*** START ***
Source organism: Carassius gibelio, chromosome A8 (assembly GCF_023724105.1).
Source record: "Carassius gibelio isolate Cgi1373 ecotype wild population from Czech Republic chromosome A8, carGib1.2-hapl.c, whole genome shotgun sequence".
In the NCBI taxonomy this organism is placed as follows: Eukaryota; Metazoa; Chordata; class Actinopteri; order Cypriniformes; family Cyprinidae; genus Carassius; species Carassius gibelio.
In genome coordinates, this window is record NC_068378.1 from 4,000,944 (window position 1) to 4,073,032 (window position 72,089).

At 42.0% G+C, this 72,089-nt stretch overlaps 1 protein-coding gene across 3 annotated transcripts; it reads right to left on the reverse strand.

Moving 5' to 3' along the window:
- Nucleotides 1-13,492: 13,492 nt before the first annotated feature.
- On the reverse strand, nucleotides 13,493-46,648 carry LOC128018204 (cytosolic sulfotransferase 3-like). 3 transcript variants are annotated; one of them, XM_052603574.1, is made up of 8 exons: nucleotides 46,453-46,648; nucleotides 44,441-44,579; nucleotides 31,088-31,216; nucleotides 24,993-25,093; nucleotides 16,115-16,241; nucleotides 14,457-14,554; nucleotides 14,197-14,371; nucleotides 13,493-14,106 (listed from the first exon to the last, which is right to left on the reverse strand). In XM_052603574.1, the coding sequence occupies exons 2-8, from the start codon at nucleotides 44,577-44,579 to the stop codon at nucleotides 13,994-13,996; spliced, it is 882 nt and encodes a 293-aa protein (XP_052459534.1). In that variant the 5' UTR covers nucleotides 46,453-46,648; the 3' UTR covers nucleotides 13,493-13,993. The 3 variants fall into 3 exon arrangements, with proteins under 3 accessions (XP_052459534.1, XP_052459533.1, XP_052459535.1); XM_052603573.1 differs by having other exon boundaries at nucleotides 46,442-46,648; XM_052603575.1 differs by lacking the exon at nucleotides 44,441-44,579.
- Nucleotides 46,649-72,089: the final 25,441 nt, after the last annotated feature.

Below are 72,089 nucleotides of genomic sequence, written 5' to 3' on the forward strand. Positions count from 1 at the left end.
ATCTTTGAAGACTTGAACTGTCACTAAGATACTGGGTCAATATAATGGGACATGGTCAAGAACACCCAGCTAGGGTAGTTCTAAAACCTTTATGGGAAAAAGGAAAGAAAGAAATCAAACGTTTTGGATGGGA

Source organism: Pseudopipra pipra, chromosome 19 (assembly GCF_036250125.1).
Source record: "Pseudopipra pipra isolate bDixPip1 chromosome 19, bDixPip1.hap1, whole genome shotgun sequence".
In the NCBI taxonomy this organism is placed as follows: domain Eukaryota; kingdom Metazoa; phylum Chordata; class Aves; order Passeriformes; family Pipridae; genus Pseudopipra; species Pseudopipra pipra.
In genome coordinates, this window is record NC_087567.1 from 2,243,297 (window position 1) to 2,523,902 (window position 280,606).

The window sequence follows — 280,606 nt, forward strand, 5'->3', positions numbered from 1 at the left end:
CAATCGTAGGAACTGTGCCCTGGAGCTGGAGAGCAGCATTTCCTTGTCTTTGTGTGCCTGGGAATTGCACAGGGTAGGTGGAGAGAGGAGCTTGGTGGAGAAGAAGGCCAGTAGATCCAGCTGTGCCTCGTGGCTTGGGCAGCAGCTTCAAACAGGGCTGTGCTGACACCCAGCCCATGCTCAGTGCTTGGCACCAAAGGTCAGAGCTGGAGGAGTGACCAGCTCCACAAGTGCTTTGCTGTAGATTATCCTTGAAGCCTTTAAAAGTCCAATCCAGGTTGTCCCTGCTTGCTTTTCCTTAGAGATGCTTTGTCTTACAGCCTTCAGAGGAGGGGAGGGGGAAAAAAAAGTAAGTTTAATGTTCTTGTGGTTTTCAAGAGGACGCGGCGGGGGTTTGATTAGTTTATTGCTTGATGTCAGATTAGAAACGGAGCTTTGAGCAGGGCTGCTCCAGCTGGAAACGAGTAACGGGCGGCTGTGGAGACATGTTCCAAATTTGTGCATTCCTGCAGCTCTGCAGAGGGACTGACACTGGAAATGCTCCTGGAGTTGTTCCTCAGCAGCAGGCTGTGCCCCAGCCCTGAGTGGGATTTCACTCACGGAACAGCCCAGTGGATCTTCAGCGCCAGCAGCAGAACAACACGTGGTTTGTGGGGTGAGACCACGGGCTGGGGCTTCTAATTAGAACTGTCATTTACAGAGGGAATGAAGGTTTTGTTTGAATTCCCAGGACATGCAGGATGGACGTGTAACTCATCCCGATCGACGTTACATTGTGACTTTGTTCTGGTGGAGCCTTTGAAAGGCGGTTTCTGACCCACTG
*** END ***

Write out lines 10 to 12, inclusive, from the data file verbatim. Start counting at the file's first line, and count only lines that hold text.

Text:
Below are 72,089 nucleotides of genomic sequence, written 5' to 3' on the forward strand. Positions count from 1 at the left end.
ATCTTTGAAGACTTGAACTGTCACTAAGATACTGGGTCAATATAATGGGACATGGTCAAGAACACCCAGCTAGGGTAGTTCTAAAACCTTTATGGGAAAAAGGAAAGAAAGAAATCAAACGTTTTGGATGGGA

Source organism: Pseudopipra pipra, chromosome 19 (assembly GCF_036250125.1).